The current exhibition at Open Eye Gallery states in its literature that ‘a document is … amendable and changeable whereas a record is not.’ While this claim can most certainly be disputed, this self-reflexive display explores interesting and complex territories. In particular, the exhibition reconsiders the role of photography in documenting the official story, impact and legacy of large-scale exhibitions. Assembled works from four artists investigate the role that photography has played in the documentation of three significant platforms, documenta, the Venice Biennale and the Liverpool Biennial, over a period of over fifty years. These question too whether images of exhibitions can and should stand as artworks in their own right.
‘Not all Documents are Records: Photographing Exhibitions as an Art Form’ is a partner exhibition of the 2014 Liverpool Biennial. Cristina De Middel’s commissioned work responds to this specific context, using archival materials from the media in a new installation that imagines this year’s Biennial presentation. Covering three walls are a series of blown-up images of exhibitions and performances, and quotes from newspapers that criticise and sensationalise previous festivals: ‘£300,000 FOR THAT!’ and ‘Inflatable liver, a giant stain and a map of dogs,’ for instance. Such media interactions are an integral part of the history of art’s display, even if they might be typically expunged from official records by the exhibition organisers. De Middel has placed over these a series of framed photographs that have sections of other artist’s works censored by blocks of pink colour. Her work here questions copyright regulations pertaining to image reproduction and the prevalence of appropriation: just how far can one alter an existing artwork before it becomes a new piece altogether? No longer official records of previous Liverpool Biennials, De Middel has made new works which now exist as malleable and highly ambiguous documents that will form part of its future archive.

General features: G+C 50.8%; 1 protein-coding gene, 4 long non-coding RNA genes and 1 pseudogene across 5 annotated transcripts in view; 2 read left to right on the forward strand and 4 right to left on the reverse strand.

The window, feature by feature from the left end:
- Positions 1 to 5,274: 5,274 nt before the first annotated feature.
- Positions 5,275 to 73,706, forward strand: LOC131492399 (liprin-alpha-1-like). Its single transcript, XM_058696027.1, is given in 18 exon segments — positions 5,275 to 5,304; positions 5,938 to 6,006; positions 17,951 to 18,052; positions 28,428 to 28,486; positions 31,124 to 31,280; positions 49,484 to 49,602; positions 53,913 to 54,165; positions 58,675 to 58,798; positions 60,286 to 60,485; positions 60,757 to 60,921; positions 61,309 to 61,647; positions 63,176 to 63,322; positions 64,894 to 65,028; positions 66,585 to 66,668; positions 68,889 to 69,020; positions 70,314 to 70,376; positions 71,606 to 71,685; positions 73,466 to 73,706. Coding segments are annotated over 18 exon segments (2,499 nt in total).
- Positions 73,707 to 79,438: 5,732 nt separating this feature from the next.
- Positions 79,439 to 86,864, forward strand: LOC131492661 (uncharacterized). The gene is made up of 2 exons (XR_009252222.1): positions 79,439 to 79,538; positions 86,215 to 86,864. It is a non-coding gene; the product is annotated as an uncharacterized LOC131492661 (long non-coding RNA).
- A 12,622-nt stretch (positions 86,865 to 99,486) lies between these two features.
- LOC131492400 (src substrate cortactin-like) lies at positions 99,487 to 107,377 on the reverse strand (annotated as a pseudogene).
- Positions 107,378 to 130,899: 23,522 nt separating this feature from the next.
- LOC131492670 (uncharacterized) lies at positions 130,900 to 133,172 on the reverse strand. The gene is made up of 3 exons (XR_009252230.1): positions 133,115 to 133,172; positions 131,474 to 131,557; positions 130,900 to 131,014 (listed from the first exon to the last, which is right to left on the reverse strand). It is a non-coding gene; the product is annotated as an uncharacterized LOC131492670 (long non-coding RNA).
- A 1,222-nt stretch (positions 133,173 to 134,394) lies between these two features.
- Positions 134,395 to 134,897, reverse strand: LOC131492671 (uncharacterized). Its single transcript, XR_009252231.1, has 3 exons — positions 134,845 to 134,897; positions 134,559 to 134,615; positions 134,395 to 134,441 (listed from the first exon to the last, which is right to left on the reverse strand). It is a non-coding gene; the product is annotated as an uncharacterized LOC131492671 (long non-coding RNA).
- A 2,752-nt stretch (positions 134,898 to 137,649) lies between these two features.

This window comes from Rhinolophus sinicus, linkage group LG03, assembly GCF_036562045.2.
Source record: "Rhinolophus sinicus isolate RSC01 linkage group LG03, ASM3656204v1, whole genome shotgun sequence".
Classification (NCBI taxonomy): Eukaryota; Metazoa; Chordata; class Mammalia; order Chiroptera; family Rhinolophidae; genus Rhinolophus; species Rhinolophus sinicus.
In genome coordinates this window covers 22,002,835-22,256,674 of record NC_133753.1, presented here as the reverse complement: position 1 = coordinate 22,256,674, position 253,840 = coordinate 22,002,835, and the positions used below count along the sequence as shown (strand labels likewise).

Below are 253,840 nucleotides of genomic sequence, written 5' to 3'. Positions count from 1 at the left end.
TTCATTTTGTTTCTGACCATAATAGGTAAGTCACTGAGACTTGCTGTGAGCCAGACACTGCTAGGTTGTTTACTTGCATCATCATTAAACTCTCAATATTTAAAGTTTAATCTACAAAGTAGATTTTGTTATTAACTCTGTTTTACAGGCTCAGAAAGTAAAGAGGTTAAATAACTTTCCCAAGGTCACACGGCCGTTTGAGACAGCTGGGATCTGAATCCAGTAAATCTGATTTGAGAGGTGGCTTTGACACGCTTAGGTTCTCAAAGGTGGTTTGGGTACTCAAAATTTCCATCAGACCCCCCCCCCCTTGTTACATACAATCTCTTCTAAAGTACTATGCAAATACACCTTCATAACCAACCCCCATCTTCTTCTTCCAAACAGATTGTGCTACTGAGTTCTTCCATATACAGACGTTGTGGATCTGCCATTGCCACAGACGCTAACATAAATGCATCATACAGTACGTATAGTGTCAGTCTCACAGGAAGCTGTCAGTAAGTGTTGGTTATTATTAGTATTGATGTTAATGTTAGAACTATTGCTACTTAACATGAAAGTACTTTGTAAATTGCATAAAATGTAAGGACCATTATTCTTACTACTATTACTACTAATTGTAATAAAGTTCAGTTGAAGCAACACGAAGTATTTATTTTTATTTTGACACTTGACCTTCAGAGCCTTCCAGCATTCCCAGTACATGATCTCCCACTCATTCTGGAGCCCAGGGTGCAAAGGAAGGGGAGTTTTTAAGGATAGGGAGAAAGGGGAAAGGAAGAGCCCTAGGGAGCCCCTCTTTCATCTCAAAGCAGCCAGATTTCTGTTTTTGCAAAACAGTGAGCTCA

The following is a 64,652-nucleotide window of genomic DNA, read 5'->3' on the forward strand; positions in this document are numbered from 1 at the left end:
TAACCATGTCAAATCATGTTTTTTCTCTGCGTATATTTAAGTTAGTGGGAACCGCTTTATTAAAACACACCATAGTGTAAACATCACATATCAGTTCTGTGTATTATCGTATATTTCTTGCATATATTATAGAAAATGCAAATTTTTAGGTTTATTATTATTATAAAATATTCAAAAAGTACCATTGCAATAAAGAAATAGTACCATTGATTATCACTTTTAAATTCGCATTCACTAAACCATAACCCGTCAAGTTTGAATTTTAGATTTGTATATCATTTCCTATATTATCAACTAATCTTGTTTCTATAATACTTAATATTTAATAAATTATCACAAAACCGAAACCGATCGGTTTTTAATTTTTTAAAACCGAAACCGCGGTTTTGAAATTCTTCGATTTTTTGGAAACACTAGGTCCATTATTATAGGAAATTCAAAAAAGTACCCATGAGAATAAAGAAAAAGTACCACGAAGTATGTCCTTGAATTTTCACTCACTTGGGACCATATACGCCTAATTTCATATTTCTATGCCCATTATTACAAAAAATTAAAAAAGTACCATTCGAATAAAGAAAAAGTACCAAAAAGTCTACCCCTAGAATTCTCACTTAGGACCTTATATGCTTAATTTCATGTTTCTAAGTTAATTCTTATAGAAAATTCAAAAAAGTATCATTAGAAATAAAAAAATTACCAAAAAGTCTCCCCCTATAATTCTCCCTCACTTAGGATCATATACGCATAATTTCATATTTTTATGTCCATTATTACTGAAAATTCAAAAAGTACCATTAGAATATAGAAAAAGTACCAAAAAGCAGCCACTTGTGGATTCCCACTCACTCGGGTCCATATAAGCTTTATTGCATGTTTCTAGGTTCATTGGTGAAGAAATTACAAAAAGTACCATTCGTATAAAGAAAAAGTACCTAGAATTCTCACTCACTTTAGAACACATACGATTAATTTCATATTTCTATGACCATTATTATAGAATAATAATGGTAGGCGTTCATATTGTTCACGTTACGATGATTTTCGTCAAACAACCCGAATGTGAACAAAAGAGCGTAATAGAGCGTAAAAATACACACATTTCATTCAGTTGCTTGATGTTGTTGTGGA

Works by Ugo Mulas push this political bent further. They comprise a series of photographs that respond to two years of the Venice Biennale in the 1950s and 1960s. Some of these depict exhibition installation photographs, behind the scenes images and glamorous opening events, while others document protests by students and other artists against the Biennale. These protests resulted in many included artists removing or closing their displays. Evocative public demonstrations in the Piazza San Marco are contrasted with VIPs sipping coffee at Caffé Florian: the anti-establishment politics of the disenfranchised versus the privilege of the few. These are images which remain familiar even today.
Ira Lombardia exploits the truth that is so often presumed is manifest in records. Her works, displayed in vitrines in the upstairs gallery, are fictional accounts of documenta 2012 featuring an artist that doesn’t exist inserted into the programme. Lombardia’s books, appropriating the official catalogue of the fair, show how easily records can be manipulated and falsified entirely, and how a legacy shaped by such publications only seems to be more reliable than memory.
The star of the exhibition is undoubtedly Hans Haacke. His black and white photographs made at documenta in 1959 are wry and humorous portraits of gallery visitors. Images such as ‘Pollock Bench Child’ and ‘Mondrian Pair’ give an indication that the artworks depicted are less significant than the visitors themselves and their interactions or non-interactions with the exhibition. A far cry from typical installation photographs, instead these show children playing, men reading and taking photographs, people in conversation and generally not looking at art. These images don’t fit into the official canon of images for documenta: this isn’t how visitors are supposed to behave either now or then. There are no clichéd wistful, contemplative images here. Instead, Haacke reveals something a little closer to the truth of the exhibition experience for many people, producing documents which are more mutable and perhaps more authentic than the kind of press images one is used to encountering. Capturing small narratives within the exhibition galleries brings together new experiences for the viewer of his work. A photograph of a Kandinsky painting hung behind a child in a push-chair who is turned toward the artist (and the viewer) with a puzzled expression on his face is no longer just a Kandinsky painting, but a new work entirely.
No records or documents, whether written or photographic, are discrete or finitely fixed. All are mutable, shifting, contextually reliant and all are a fragment of a much larger picture. Remembering these facts at all times is important, and not just in this exhibition.